Pub Date: Sept. 3, 2019

Page count: 858pp

Publisher: Time Tunnel Media

Review Posted Online: Sept. 25, 2019



BY Ted Neill • POSTED ON Jan. 15, 2019

Neill (Two Years of Wonder, 2018, etc.) investigates his late grandfather’s military service during World War II, in an attempt to better understand him.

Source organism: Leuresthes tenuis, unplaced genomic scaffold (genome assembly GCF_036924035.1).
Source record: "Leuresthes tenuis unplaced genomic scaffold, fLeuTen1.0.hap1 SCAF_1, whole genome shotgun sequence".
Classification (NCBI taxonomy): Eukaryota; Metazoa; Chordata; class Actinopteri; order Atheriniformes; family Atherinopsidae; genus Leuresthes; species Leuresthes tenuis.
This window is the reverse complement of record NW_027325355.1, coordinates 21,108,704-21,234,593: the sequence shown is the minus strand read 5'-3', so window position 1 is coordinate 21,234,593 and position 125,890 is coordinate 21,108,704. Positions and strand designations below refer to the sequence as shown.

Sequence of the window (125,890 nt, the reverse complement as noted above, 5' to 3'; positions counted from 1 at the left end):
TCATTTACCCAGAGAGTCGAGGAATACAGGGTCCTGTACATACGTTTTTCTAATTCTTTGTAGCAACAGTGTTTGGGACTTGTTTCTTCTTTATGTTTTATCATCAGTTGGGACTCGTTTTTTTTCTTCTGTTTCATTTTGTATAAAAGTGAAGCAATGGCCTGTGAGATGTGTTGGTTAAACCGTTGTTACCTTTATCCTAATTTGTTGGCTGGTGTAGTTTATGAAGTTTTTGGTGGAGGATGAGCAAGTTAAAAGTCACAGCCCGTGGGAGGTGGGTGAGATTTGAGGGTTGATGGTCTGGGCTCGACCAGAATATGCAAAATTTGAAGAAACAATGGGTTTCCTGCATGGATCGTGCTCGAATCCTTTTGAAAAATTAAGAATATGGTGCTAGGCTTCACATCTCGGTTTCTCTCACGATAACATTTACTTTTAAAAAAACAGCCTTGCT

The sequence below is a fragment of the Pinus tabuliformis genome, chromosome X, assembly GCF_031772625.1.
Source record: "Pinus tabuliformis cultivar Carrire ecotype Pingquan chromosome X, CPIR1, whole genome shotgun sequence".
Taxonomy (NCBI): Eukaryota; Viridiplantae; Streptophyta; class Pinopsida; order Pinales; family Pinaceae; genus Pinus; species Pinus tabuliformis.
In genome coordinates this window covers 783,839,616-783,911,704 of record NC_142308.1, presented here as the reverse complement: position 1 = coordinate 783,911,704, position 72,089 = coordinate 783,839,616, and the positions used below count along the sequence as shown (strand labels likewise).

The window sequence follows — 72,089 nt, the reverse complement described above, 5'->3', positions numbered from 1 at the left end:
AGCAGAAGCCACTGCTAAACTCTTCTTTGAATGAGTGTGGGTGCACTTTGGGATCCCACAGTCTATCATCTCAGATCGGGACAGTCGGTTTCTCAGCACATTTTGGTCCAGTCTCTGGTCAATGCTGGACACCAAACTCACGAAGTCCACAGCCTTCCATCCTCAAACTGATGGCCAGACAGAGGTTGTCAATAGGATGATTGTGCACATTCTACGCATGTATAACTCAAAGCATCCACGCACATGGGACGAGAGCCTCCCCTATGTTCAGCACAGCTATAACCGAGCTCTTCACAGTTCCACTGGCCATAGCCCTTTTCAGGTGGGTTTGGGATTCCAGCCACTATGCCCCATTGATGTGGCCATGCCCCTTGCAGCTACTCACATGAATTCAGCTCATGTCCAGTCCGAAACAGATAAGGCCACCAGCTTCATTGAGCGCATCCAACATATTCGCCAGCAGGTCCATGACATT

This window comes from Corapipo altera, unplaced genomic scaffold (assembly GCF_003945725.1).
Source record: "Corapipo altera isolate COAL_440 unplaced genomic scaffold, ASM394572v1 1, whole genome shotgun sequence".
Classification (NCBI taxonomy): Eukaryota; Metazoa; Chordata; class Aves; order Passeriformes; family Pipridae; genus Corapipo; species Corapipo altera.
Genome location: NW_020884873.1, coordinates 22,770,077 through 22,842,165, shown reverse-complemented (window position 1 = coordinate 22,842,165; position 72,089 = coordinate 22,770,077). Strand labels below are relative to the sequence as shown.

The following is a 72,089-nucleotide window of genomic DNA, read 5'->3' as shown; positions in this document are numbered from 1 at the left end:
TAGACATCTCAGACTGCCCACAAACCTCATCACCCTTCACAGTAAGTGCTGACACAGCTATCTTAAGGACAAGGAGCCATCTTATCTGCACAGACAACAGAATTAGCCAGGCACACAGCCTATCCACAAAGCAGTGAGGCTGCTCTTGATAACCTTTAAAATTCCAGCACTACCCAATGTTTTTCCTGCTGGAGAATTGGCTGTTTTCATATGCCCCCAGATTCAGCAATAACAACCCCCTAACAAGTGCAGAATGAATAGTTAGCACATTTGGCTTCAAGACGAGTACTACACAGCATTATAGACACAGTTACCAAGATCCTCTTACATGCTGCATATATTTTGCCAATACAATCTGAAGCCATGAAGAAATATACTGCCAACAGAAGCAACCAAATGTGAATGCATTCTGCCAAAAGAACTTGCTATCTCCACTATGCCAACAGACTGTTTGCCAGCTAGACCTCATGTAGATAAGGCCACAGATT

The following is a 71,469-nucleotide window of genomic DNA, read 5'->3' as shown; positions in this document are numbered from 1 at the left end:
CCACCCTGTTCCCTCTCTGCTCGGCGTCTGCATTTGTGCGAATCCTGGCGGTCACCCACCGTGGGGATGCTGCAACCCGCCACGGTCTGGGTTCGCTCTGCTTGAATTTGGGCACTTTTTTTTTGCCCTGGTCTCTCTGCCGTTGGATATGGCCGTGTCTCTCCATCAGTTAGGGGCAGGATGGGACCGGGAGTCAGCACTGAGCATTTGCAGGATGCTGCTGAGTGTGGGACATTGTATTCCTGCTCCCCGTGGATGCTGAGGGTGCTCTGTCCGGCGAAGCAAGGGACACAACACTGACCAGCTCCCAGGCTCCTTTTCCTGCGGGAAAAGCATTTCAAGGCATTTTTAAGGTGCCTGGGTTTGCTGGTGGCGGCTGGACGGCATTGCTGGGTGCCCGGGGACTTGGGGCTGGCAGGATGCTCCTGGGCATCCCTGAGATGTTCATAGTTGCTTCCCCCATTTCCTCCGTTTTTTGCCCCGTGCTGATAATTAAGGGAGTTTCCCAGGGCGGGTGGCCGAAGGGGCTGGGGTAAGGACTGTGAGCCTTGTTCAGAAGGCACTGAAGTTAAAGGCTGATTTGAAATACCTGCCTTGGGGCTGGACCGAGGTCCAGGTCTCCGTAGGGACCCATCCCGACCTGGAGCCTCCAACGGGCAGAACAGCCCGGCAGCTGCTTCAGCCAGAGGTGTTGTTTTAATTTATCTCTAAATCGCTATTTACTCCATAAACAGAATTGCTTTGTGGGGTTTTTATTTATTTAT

Robert Lewis Fowler was always an elusive figure. Although he could be gregarious and loving, he also had a darker side, Neill says, and could be a “careless, reckless, belligerent drunk.” The author’s grandfather served in the Second World War and often candidly discussed the extraordinary experiences he had during that time, and after some cajoling, he finally wrote a short unpublished memoir about them. After he died in 2006, Neill felt driven to investigate his grandpa’s life, and to come to grips with the ways in which he was disappointing: “I had to delve into the words he had left me, study the context of the time, and read into the subtext of all he had left us in his memoir.” The author reproduces his grandfather’s recollections, which recount his decision to join the Nebraska National Guard in 1937, when he was anxious to escape “the privation of the failed farms and job shortages.” He eventually fought in France with the 35th Infantry Division in 1944, and he bravely participated in the battle for Saint-Lô, a victory that proved “pivotal” for the liberation of France and the triumph of the Allied powers on the western front. Neill also offers his own account of his independent research, and of times that he spent with his grandfather. In the process of further study about the war, Neill came across the memoir of another veteran, Gordon Edward Cross; he includes it here, as well, noting that Cross’ “lyrical style” offered a perspective that Fowler’s more “terse” prose didn’t capture. Neill offers a compilation of material that’s eclectically unconventional, and, despite its sundry elements, it comes together as an emotionally coherent whole. His commentary is literary and exceedingly thoughtful, even in its digressions; for example, he discusses his own yearslong infatuation with the work of Jack Kerouac and his final disillusionment with the artists of the Beat Generation. He also tells of how he came to understand the deep-seated contempt that some World War II veterans harbored for younger generations, including their own children: “It was born of their own displaced pain, born of loss, born of trauma. These angry fathers, counter-protesting in their uniforms, were protesting their own lost youth.” Both of the military memoirs are remarkable on their own; indeed, the elder Fowler’s meticulous, matter-of-fact descriptions somehow make the subject matter’s gruesomeness more vivid: “I rushed over to him and saw that a piece of shrapnel had gone through his mouth from the front and had gone through the throat and was in the back of his neck. He bled to death in a matter of a few seconds.” Overall, this is a moving book—a sensitively and lovingly constructed account that lacks even a whiff of false sentimentality. Neill also includes dozens of captivating photos, taken by Cross during the war.